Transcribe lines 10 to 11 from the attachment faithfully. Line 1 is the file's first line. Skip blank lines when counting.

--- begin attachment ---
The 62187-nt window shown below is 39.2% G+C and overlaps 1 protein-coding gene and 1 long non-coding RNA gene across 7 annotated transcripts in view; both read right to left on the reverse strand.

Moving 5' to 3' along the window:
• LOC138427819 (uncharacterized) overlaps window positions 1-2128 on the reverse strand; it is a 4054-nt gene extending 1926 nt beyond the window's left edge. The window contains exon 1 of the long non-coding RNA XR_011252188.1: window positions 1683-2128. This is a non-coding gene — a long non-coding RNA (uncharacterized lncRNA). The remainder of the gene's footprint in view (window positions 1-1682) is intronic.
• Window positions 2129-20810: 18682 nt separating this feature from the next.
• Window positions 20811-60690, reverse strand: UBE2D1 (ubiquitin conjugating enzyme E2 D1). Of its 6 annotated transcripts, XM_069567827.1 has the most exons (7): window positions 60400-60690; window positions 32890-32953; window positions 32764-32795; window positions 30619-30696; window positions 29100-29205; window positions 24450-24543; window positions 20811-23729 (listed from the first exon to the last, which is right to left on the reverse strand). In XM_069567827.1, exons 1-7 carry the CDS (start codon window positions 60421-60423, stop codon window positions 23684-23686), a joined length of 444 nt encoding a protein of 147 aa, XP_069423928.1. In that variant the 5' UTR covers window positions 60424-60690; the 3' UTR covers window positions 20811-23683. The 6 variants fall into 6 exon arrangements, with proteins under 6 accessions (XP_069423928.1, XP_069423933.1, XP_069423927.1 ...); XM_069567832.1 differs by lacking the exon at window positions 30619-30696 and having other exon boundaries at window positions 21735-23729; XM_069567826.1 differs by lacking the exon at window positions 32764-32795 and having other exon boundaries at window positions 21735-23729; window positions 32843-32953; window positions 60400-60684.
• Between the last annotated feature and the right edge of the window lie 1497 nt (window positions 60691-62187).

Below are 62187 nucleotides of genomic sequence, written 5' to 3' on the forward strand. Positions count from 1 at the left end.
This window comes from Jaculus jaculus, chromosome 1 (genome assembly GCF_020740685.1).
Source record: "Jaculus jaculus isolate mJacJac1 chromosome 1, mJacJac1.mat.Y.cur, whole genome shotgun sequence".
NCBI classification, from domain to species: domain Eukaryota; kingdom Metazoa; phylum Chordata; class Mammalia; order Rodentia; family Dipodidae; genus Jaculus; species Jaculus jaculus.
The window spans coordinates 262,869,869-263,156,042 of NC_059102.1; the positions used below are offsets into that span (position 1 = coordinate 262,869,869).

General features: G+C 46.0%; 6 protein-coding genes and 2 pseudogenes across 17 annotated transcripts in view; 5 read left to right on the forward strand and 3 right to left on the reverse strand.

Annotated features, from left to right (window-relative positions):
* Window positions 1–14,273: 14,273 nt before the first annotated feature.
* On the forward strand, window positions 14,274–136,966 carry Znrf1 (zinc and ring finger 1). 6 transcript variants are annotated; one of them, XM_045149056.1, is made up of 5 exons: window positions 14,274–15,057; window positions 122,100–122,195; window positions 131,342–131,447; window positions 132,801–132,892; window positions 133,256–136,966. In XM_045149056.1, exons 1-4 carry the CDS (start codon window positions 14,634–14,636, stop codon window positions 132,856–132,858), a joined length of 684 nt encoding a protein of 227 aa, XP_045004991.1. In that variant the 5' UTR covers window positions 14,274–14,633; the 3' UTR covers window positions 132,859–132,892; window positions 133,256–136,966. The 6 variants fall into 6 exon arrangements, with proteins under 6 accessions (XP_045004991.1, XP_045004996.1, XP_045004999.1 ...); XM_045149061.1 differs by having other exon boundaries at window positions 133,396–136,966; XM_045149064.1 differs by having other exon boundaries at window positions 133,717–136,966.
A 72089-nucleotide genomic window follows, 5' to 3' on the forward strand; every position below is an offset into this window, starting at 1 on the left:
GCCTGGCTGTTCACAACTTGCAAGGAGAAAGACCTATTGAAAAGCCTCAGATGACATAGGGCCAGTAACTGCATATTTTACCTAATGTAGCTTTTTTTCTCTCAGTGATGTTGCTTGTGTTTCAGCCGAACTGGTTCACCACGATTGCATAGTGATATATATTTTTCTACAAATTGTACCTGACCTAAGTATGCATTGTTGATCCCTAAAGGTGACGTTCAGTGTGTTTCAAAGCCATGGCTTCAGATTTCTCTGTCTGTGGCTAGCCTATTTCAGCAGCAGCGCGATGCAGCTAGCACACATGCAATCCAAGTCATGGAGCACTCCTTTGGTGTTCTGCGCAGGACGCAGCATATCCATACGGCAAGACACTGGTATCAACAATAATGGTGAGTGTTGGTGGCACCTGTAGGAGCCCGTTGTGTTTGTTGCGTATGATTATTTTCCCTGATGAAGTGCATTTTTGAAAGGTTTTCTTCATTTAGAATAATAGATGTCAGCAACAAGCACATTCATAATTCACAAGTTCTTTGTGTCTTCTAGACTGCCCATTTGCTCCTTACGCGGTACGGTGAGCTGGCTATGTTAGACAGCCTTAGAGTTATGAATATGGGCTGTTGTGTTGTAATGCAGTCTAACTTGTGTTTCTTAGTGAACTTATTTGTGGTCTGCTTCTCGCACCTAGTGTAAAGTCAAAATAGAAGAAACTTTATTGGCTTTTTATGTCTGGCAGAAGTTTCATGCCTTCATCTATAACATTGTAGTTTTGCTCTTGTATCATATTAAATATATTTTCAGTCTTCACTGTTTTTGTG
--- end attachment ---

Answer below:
NCBI classification, from domain to species: domain Eukaryota; kingdom Metazoa; phylum Chordata; class Mammalia; order Rodentia; family Dipodidae; genus Jaculus; species Jaculus jaculus.
The window spans coordinates 262,869,869-263,156,042 of NC_059102.1; the positions used below are offsets into that span (position 1 = coordinate 262,869,869).